Acne Scars
The 3 types of acne scars include atrophic scars, hypertrophic and keloid scars, and post-inflammatory hyperpigmentation.

Acne, also called acne vulgaris, is a common skin problem seen among 11- to 30-year olds. 

A scar is a mark left on the skin due to the formation of fibrous tissue during the process of healing. New collagen fiber is laid down to cure full-thickness skin damages.

The three types of acne scars include:

What are atrophic scars?

Atrophic scars appear as a depressed region on a person's skin that is often pitted. When the skin is unable to repair tissue properly, an atrophic scar is formed.

Atrophic scars are frequently created by collagen degradation due to inflammatory conditions, such as acne or chickenpox. Accidents, surgeries, and genetic illnesses can all result in scars.

Atrophic scars are subdivided into the following three types:

  1. Ice pick scar
    • Ice pick scars are often small, deep indentations that appear on the cheeks and account for 60 to 70 percent of atrophic scars.
    • These V-shaped epithelial tracts are less than 2-mm wide and have a sharp border that continues vertically to the deep dermis or subcutaneous tissue. They may resemble a scar created with a small ice pick.
    • They are one of the more difficult scars to cure (but it is possible) because they are deep and resist to skin resurfacing options.
  2. Boxcar scar
    • Boxcar scars are wider than ice pick scars and account for 20 to 30 percent of all atrophic scars.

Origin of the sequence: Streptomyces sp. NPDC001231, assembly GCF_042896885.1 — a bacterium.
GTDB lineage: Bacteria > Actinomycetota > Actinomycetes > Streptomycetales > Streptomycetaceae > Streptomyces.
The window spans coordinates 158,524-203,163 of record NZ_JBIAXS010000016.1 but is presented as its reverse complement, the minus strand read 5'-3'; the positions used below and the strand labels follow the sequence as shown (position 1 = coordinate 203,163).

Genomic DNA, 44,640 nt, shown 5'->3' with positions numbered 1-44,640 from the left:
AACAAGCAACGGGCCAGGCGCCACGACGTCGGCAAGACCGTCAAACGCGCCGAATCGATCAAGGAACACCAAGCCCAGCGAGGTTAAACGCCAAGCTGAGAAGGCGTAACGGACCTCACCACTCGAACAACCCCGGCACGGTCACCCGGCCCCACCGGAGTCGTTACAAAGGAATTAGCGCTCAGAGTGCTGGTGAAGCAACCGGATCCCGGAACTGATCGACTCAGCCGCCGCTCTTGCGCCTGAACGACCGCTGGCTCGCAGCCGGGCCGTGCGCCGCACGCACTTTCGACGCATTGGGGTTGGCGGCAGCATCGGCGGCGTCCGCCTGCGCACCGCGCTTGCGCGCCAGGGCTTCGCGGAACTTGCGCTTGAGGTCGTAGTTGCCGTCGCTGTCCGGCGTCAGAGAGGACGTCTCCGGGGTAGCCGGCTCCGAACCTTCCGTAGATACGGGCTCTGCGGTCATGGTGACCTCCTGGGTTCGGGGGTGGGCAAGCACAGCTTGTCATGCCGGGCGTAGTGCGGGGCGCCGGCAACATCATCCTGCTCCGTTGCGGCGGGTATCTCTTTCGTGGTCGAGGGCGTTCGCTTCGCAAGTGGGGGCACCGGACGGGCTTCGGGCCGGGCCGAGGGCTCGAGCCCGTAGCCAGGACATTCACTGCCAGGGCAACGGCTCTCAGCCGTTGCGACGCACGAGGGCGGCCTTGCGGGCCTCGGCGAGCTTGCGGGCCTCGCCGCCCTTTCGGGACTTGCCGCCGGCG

• These scars are round to oval depressions with strongly defined outlines that are 1.5 to 4.0 mm broad.
    • They are often a larger indentation in the skin and can resemble a chickenpox scar.
    • Wider scars are more difficult to cure than narrower scars.
  3. Rolling scar
    • Rolling scars are frequently the broadest of the atrophic scars and may lack definite boundaries.
    • They typically have variable depths, curved edges, and a more uneven appearance.
    • Rolling scars account for 15 to 25 percent of atrophic scars.
    • These are the largest scars, measuring up to 5 mm in diameter.

What are hypertrophic and keloid scars?

Hypertrophic scars:

  • are lifted from the skin as a result of an excess of collagen generated during healing.
  • are less prevalent than the other type and are usually connected with body acne.

Keloid scars:

  • are the same as hypertrophic scars, but they are bigger than the initial spot, whereas hypertrophic scars are the same size as the pimples that created them.
  • look like small bumps or may be severe and present with bubble-like skin swellings. 

A keloid tends to grow for weeks or years and stops growing on its own. You may remove a keloid surgically, but there are high chances of reappearance.

What is post-inflammatory hyperpigmentation?

Although acne may have been cured, the inflammation may leave a mark. This mark is due to excess pigment from the skin's production of extra melanin during recovery.